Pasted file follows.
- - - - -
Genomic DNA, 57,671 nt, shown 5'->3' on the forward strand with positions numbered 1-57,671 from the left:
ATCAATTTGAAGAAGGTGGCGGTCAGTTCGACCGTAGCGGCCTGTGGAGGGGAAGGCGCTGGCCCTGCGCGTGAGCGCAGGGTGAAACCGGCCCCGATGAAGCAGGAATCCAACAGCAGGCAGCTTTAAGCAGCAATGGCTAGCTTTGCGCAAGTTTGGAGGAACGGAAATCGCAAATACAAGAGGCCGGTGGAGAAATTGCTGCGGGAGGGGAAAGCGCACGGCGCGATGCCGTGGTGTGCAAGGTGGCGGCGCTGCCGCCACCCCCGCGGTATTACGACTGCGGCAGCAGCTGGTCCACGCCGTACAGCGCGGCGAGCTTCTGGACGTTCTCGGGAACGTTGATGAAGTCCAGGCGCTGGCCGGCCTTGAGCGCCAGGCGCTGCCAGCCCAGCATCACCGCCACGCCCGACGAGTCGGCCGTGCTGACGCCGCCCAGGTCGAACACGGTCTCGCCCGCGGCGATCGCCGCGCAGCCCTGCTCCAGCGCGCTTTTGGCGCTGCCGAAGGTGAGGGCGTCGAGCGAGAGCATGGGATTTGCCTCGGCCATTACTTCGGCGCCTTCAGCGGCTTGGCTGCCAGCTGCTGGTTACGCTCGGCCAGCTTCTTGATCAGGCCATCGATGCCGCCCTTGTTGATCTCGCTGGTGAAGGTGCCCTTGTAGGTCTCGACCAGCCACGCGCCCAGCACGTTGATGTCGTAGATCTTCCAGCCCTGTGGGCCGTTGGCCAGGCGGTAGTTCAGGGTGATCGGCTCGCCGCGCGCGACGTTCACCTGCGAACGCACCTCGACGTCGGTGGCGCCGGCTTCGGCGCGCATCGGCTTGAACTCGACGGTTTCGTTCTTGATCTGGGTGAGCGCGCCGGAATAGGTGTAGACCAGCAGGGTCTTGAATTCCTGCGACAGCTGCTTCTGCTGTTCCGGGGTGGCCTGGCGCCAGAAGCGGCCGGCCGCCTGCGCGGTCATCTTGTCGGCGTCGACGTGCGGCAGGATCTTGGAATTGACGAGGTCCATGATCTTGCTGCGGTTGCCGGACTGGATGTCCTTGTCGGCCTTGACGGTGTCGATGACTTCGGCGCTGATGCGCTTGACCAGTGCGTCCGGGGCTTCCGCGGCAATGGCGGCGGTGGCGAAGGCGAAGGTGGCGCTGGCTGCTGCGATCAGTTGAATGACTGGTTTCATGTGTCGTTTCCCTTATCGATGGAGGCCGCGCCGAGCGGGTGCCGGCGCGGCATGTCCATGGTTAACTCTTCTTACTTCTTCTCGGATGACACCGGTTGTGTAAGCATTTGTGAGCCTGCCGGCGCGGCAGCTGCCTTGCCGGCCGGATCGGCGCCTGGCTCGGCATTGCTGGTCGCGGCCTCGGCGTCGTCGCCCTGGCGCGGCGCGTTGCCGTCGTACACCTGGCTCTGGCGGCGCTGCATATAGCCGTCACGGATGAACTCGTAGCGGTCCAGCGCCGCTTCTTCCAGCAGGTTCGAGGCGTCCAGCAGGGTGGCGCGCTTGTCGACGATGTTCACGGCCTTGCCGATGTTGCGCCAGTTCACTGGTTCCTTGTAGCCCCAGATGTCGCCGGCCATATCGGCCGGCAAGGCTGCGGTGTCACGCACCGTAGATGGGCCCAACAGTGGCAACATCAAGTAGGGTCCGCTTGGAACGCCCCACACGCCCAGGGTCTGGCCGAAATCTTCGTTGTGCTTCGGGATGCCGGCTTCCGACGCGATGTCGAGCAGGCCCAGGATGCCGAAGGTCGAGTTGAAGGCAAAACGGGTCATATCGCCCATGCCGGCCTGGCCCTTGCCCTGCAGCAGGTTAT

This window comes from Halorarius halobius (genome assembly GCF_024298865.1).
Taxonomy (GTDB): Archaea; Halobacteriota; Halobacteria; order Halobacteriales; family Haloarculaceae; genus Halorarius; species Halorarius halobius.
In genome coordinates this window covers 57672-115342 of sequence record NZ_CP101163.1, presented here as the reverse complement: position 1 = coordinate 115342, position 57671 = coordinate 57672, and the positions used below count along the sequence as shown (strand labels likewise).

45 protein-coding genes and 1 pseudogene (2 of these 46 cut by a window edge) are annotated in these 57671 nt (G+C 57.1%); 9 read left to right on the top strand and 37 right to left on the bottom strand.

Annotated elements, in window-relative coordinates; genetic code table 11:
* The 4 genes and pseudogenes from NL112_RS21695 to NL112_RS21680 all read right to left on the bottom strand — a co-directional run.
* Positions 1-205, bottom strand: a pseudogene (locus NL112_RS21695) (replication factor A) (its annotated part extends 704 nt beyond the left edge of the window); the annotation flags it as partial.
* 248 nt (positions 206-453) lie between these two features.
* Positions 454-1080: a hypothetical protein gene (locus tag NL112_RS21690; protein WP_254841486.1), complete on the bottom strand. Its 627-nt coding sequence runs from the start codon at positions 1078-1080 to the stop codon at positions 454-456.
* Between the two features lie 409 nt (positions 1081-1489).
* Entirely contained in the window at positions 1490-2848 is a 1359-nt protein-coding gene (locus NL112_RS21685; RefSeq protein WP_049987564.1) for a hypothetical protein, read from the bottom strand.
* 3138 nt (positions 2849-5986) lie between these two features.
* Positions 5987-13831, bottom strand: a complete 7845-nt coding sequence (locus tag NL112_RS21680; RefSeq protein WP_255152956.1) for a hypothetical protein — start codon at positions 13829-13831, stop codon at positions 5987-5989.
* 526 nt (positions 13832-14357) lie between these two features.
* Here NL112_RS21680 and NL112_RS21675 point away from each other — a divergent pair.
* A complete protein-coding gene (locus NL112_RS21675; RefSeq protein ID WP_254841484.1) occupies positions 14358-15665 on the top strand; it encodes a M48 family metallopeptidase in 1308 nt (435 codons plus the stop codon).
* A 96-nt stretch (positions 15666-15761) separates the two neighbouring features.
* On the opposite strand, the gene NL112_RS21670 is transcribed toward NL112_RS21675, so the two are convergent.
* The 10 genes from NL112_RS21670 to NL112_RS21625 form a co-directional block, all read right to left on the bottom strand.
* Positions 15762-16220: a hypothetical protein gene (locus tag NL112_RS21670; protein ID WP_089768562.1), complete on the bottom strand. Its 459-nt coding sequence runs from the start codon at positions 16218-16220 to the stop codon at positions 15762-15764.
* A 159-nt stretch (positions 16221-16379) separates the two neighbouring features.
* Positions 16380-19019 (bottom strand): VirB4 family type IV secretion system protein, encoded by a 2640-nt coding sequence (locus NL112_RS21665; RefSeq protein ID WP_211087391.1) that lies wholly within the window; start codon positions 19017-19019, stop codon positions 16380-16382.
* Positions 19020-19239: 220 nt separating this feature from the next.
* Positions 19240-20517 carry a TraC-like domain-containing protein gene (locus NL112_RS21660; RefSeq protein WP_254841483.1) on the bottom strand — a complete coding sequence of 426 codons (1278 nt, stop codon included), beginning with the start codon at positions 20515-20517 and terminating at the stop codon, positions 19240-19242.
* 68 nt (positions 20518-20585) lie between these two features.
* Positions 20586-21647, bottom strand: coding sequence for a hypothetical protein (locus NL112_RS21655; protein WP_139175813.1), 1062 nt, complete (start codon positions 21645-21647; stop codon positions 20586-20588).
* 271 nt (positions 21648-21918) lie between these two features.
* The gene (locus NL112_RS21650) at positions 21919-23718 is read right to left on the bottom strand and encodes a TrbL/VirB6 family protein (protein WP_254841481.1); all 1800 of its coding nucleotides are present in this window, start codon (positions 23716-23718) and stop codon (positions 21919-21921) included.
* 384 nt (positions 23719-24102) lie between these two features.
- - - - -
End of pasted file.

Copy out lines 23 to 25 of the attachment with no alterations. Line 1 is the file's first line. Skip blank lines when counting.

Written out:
* A 159-nt stretch (positions 16221-16379) separates the two neighbouring features.
* Positions 16380-19019 (bottom strand): VirB4 family type IV secretion system protein, encoded by a 2640-nt coding sequence (locus NL112_RS21665; RefSeq protein ID WP_211087391.1) that lies wholly within the window; start codon positions 19017-19019, stop codon positions 16380-16382.
* Positions 19020-19239: 220 nt separating this feature from the next.